Being a twin may add a few extra years to your life, a new study suggests.
Researchers found that identical twins in Denmark tended to live longer than fraternal twins in that country, while both types of twins typically outlived men and women in Denmark who were not twins. The findings were published in May in the journal PLOS ONE, and the researchers announced their findings with a statement last week.
The findings show that twins have a survival advantage over the general population at nearly every age, and between the two types of twins, identical twins have a survival advantage over fraternal twins, said David Sharrow, the lead author of the study and a demographer and postdoctoral researcher at the University of Washington in Seattle.
The researchers said they suspect that the longevity boost in twins results from the social bonds between the two siblings, Sharrow said. The close relationships often shared by twins could act as a buffer against engaging in risky behaviors over their life spans, or provide a source of emotional or financial support, he suggested. [8 Fascinating Facts About Twins]
In the study, the researchers evaluated data from the Danish Twin Registry, one of the longest-running databases on twins in the world. The scientists looked at data on more than 2,900 same-sex pairs of twins who were born in Denmark between 1870 and 1900, limited to pairs in which both twins had survived to at least the age of 10.
All of these twins have since died, so the length of their lives is known. Slightly more than one-third of the Danish twins in the study were identical, while the rest were fraternal.
The researchers found that for both men and women, the average length of life for identical twins in Denmark who were born within the 30-year span around the turn of the 20th century was 4 to 5 years longer than that of the general Danish population from this same time period, Sharrow told Live Science.
When analyzing the data by gender, the researchers found that female identical twins lived, on average, about 63.4 years, whereas female fraternal twins lived about 61.4 years and the general Danish female population lived about 58.8 years, Sharrow said.
In comparison, male identical twins in the study lived, on average, about 60.6 years, while male fraternal twins had a life expectancy of 59.1 years and males in the general Danish population lived about 57.5 years, Sharrow said.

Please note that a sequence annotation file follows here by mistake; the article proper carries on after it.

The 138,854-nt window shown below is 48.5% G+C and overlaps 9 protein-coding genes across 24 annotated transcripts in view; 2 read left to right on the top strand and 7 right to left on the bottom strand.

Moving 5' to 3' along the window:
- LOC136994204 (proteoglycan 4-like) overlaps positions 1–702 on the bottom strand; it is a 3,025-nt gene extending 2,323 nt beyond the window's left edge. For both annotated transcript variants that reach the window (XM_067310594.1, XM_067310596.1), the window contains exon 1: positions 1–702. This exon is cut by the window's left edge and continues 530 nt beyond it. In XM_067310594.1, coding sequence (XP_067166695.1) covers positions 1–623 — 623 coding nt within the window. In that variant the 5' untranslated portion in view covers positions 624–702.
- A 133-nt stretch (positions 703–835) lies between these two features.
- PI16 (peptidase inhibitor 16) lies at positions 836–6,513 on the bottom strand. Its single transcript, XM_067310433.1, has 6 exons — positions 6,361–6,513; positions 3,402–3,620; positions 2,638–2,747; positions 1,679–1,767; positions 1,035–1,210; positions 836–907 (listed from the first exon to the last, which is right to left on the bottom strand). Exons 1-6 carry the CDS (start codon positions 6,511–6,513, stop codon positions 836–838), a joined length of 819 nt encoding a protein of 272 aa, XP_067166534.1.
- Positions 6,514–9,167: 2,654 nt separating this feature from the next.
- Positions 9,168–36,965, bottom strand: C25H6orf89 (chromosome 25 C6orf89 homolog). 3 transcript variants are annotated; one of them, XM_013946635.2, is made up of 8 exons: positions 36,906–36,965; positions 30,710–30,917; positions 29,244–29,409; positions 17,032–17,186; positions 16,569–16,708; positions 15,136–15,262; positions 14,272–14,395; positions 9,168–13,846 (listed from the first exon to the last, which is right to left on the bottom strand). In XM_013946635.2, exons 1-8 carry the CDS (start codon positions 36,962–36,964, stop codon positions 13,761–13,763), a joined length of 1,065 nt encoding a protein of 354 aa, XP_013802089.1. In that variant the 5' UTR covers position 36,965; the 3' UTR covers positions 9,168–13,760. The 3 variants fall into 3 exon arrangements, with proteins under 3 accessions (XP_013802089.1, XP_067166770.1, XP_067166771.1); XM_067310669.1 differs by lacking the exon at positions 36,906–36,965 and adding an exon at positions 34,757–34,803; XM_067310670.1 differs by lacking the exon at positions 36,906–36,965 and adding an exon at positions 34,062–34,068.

It’s not entirely clear why identical twins of both sexes may have slightly longer life spans than fraternal twins, but this is one of the study’s most intriguing findings and deserves further investigation, Sharrow said. Previous studies have offered some clues, suggesting that identical twins may be more similar than fraternal twins in lifestyle habits that can influence health, or there may be differences in the closeness of the relationship between identical and fraternal twins, he said. [Extending Life: 7 Ways to Live Past 100]
Some limitations of the study are that it looked only at twins in one country born more than a century ago, so future research needs to determine if the findings hold up in other locations and time periods, Sharrow said. In addition, little information was available about the quality of the relationship between the twins, or about their health behaviors and lifestyles, he said.
Twin protection effect
Longevity studies that look at twins are often done to tease out the contributions of genetics (nature) and environmental factors (nurture) on life span. This new study, however, considered whether simply being a twin influenced the length of survival compared with people who are not twins, Sharrow said.
The findings suggest that being a twin offers social, psychological and physiological benefits that could improve health and extend longevity, Sharrow said. The researchers called this concept a “twin protection effect,” he added.
The “twin protection effect” is a similar concept to the “marriage protection effect,” which is the idea that married people generally have better health and live longer than unmarried adults, Sharrow said. But one of the criticisms of the “marriage protection effect” is that the health benefits observed could be caused by a selection effect, meaning that healthier men and women who tend to avoid risky behavior also tend to get married, while less healthy individuals might choose not to, he explained.
However, a selection bias would not apply to twins, because they don’t choose to be twins and, therefore, don’t select themselves into a healthier group, Sharrow said.
Moreover, people don’t need to be twins to reap the health rewards of social relationships. There’s a wide body of evidence that many different kinds of social relationships also offer a protection effect that could help people experience better health and longevity outcomes, Sharrow suggested. These relationships can range from having formal ties to a religious group to being part of other social networks.
Originally published on Live Science.